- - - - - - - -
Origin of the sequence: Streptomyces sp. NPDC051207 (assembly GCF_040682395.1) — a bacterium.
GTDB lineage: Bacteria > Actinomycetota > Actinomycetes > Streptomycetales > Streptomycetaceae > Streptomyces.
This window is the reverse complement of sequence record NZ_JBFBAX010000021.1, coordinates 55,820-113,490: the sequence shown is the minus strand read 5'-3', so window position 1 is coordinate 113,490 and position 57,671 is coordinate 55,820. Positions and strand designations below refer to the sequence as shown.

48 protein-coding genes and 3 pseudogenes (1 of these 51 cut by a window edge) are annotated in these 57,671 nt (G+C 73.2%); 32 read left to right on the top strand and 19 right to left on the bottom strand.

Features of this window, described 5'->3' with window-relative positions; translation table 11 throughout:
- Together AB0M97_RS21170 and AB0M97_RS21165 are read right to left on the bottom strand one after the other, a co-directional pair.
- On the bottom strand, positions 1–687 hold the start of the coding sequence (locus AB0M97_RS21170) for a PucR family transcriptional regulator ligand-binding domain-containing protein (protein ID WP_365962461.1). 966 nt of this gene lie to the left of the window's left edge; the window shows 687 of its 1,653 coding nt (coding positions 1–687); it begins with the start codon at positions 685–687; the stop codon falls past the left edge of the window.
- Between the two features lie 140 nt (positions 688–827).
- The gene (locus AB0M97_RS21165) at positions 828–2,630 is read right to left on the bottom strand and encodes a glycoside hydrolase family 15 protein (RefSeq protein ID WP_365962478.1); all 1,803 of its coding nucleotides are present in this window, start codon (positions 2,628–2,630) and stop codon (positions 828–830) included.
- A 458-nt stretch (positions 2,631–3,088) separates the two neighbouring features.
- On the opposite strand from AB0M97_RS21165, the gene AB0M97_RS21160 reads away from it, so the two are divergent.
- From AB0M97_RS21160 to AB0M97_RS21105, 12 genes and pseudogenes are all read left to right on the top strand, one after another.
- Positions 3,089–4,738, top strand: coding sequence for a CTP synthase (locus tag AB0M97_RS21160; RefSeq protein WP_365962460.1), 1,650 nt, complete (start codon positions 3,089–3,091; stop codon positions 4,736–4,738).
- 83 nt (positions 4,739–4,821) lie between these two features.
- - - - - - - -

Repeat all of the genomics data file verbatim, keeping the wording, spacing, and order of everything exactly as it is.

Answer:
Origin of the sequence: Streptomyces sp. NPDC051207 (assembly GCF_040682395.1) — a bacterium.
GTDB lineage: Bacteria > Actinomycetota > Actinomycetes > Streptomycetales > Streptomycetaceae > Streptomyces.
This window is the reverse complement of sequence record NZ_JBFBAX010000021.1, coordinates 55,820-113,490: the sequence shown is the minus strand read 5'-3', so window position 1 is coordinate 113,490 and position 57,671 is coordinate 55,820. Positions and strand designations below refer to the sequence as shown.

48 protein-coding genes and 3 pseudogenes (1 of these 51 cut by a window edge) are annotated in these 57,671 nt (G+C 73.2%); 32 read left to right on the top strand and 19 right to left on the bottom strand.

Features of this window, described 5'->3' with window-relative positions; translation table 11 throughout:
- Together AB0M97_RS21170 and AB0M97_RS21165 are read right to left on the bottom strand one after the other, a co-directional pair.
- On the bottom strand, positions 1–687 hold the start of the coding sequence (locus AB0M97_RS21170) for a PucR family transcriptional regulator ligand-binding domain-containing protein (protein ID WP_365962461.1). 966 nt of this gene lie to the left of the window's left edge; the window shows 687 of its 1,653 coding nt (coding positions 1–687); it begins with the start codon at positions 685–687; the stop codon falls past the left edge of the window.
- Between the two features lie 140 nt (positions 688–827).
- The gene (locus AB0M97_RS21165) at positions 828–2,630 is read right to left on the bottom strand and encodes a glycoside hydrolase family 15 protein (RefSeq protein ID WP_365962478.1); all 1,803 of its coding nucleotides are present in this window, start codon (positions 2,628–2,630) and stop codon (positions 828–830) included.
- A 458-nt stretch (positions 2,631–3,088) separates the two neighbouring features.
- On the opposite strand from AB0M97_RS21165, the gene AB0M97_RS21160 reads away from it, so the two are divergent.
- From AB0M97_RS21160 to AB0M97_RS21105, 12 genes and pseudogenes are all read left to right on the top strand, one after another.
- Positions 3,089–4,738, top strand: coding sequence for a CTP synthase (locus tag AB0M97_RS21160; RefSeq protein WP_365962460.1), 1,650 nt, complete (start codon positions 3,089–3,091; stop codon positions 4,736–4,738).
- 83 nt (positions 4,739–4,821) lie between these two features.